Researchers have identified a gene mutation that causes Bardet- Biedl syndrome (BBS), a rare genetic disorder that can lead to mental retardation. The discovery by Anne M. Slavotinek and Leslie G. Biesecker at the National Human Genome Research Institutes, and Val C. Sheffield and colleagues at the University of Iowa (Iowa City, IA) is reported in the September 2000 issue of Nature Genetics.
"BBS is a relatively rare disorder, but it has an interesting constellation of features, including obesity, mental retardation, polydactyly [additional digits], genital abnormalities and retinitis pigmentosa, which can lead to blindness," says Sheffield, a Howard Hughes Medical Institute researcher.
BBS can arise from defects in at least six different genetic loci. "We had found an inbred population of Bedouins in Israel with BBS and mapped the gene to a locus on human chromosome sixteen," says Sheffield. "We then identified a second Bedouin population with the disease, and found that their affected gene didn't map to [the] same location. This gave us the first clue that there was genetic heterogeneity in people with BBS."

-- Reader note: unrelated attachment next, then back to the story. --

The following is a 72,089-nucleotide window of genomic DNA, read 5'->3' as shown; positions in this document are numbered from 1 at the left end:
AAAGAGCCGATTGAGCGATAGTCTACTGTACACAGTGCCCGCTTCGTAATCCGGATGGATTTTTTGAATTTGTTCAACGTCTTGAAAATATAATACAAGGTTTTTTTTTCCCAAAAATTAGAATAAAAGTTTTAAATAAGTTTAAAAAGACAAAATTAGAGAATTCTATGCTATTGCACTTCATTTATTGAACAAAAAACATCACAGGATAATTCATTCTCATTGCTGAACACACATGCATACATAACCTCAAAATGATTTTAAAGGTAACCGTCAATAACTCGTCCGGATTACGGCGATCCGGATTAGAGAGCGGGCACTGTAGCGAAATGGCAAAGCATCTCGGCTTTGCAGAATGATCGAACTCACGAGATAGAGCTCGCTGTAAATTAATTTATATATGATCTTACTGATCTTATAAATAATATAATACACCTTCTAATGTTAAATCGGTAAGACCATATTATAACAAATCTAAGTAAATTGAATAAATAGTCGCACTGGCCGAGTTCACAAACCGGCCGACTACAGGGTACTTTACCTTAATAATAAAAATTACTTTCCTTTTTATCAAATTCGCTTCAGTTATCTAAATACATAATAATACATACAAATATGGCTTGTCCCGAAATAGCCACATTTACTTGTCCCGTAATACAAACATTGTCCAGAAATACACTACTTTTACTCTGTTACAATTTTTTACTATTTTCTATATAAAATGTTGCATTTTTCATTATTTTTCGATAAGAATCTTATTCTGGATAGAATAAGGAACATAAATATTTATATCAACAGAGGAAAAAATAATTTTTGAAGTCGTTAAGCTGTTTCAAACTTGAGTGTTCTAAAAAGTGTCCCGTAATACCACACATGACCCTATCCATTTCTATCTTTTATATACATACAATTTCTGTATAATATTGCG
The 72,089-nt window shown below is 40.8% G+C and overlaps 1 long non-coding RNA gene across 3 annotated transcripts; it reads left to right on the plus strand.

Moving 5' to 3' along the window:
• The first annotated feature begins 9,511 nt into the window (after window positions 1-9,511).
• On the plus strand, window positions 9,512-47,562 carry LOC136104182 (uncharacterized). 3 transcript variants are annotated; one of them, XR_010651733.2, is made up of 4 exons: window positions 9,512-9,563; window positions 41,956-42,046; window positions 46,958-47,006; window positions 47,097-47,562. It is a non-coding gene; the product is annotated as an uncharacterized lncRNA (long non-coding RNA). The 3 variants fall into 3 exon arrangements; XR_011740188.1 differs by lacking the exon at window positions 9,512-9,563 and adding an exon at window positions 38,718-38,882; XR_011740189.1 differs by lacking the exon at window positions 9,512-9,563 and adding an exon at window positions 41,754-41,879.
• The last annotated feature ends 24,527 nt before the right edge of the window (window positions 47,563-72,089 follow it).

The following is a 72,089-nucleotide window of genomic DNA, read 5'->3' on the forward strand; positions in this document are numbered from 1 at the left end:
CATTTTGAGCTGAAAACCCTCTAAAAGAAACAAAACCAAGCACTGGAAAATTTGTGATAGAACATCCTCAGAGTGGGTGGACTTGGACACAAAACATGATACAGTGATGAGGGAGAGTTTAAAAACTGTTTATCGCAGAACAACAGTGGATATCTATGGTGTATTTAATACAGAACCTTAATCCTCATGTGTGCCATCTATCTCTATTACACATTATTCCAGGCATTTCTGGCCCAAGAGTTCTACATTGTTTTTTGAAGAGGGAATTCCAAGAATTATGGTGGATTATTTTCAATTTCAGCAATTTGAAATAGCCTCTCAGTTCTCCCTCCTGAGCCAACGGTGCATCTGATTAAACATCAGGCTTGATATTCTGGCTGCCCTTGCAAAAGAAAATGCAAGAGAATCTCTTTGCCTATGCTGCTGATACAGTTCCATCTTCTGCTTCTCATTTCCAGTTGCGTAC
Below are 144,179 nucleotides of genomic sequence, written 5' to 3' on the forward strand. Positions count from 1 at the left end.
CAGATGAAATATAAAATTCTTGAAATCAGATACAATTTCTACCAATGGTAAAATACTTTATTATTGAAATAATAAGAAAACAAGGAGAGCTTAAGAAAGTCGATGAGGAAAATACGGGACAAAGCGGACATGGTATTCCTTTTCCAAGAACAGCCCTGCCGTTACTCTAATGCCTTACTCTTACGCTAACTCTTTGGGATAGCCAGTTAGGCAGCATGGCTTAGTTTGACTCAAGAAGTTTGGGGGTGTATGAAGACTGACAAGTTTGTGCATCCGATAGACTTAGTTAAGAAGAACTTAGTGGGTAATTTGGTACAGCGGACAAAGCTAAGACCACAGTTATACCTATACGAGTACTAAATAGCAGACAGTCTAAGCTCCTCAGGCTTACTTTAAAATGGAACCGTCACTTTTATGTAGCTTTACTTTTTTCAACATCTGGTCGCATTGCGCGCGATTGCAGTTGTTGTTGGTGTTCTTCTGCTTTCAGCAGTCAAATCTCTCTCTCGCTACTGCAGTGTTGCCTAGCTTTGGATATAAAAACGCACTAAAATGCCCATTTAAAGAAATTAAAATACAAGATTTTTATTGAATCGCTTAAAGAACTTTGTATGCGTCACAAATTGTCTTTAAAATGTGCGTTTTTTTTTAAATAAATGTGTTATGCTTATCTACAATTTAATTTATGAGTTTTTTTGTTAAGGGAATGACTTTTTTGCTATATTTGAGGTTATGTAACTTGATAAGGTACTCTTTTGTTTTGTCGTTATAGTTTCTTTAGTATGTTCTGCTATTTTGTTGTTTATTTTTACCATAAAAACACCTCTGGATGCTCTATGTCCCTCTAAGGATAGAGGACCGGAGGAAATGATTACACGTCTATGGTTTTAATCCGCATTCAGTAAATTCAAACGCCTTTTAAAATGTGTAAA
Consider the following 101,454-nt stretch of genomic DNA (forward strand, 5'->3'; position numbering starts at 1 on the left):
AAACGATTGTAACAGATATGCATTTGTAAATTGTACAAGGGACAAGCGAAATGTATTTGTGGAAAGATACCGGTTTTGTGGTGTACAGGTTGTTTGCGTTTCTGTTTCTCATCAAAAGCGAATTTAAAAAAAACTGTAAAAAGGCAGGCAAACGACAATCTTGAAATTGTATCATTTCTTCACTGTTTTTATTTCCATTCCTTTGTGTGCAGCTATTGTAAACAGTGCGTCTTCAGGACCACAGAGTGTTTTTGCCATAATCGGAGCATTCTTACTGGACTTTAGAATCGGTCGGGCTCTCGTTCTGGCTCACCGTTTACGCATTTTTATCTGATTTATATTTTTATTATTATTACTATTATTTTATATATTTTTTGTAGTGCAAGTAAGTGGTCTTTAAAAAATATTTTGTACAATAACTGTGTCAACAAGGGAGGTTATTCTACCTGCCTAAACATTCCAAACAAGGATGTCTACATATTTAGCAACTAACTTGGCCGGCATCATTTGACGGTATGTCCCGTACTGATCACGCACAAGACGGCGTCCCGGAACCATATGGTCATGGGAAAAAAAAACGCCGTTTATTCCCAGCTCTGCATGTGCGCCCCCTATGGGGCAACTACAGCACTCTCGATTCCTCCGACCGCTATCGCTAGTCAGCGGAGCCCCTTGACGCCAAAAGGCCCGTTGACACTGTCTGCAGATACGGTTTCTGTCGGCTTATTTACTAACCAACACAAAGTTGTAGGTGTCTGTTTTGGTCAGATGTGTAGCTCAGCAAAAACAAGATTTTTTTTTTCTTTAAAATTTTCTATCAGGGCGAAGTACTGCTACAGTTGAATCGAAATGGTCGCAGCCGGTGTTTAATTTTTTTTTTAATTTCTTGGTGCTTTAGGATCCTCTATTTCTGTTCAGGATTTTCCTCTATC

Sheffield and his colleagues first zeroed in on the gene MKKS because Biesecker and his colleagues had established that it caused McKusick-Kaufman syndrome (MKS) in a large Amish population. "The one phenotypic feature shared by people with BBS and MKS is extra digits," says Sheffield. There was also evidence that there may be a BBS locus on chromosome 20, where the MKKS gene resides. "So, we screened the MKKS gene for mutation in BBS families whose disease showed no evidence of linking to any of the other known loci."
The screening revealed that 4 of the 34 people with BBS had mutations in the MKKS gene. Importantly, the mutations in MKKS were of the type that completely knocked out the gene's function, leading the scientists to hypothesize that MKS might be due to a crippled form of the MKKS gene, whereas BBS is caused by a complete knockout of the gene. While the protein product of the MKKS gene is still unknown, the gene has a similar sequence to other genes that produce chaperonins, proteins that aid in the proper folding of newly synthesized proteins.
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